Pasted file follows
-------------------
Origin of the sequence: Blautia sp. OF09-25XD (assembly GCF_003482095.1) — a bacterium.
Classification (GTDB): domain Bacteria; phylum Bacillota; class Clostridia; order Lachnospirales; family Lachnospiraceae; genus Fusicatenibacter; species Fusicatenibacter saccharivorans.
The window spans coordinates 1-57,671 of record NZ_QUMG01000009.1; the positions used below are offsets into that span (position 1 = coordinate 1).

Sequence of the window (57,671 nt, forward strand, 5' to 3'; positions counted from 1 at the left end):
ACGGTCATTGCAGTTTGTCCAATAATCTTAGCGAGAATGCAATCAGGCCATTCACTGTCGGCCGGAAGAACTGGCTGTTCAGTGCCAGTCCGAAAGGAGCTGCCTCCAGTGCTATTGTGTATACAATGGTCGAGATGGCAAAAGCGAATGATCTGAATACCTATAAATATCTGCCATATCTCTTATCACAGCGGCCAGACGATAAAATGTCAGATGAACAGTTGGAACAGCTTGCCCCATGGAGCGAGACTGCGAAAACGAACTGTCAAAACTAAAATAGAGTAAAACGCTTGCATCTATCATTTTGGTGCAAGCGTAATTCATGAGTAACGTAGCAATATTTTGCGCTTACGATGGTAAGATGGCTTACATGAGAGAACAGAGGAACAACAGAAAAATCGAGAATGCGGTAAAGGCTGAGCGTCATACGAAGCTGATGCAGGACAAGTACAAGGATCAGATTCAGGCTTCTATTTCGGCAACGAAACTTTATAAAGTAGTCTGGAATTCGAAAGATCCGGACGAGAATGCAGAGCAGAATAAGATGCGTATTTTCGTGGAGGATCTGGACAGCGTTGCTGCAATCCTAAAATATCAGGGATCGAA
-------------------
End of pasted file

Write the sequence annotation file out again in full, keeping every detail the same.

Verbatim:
Origin of the sequence: Blautia sp. OF09-25XD (assembly GCF_003482095.1) — a bacterium.
Classification (GTDB): domain Bacteria; phylum Bacillota; class Clostridia; order Lachnospirales; family Lachnospiraceae; genus Fusicatenibacter; species Fusicatenibacter saccharivorans.
The window spans coordinates 1-57,671 of record NZ_QUMG01000009.1; the positions used below are offsets into that span (position 1 = coordinate 1).

Sequence of the window (57,671 nt, forward strand, 5' to 3'; positions counted from 1 at the left end):
ACGGTCATTGCAGTTTGTCCAATAATCTTAGCGAGAATGCAATCAGGCCATTCACTGTCGGCCGGAAGAACTGGCTGTTCAGTGCCAGTCCGAAAGGAGCTGCCTCCAGTGCTATTGTGTATACAATGGTCGAGATGGCAAAAGCGAATGATCTGAATACCTATAAATATCTGCCATATCTCTTATCACAGCGGCCAGACGATAAAATGTCAGATGAACAGTTGGAACAGCTTGCCCCATGGAGCGAGACTGCGAAAACGAACTGTCAAAACTAAAATAGAGTAAAACGCTTGCATCTATCATTTTGGTGCAAGCGTAATTCATGAGTAACGTAGCAATATTTTGCGCTTACGATGGTAAGATGGCTTACATGAGAGAACAGAGGAACAACAGAAAAATCGAGAATGCGGTAAAGGCTGAGCGTCATACGAAGCTGATGCAGGACAAGTACAAGGATCAGATTCAGGCTTCTATTTCGGCAACGAAACTTTATAAAGTAGTCTGGAATTCGAAAGATCCGGACGAGAATGCAGAGCAGAATAAGATGCGTATTTTCGTGGAGGATCTGGACAGCGTTGCTGCAATCCTAAAATATCAGGGATCGAA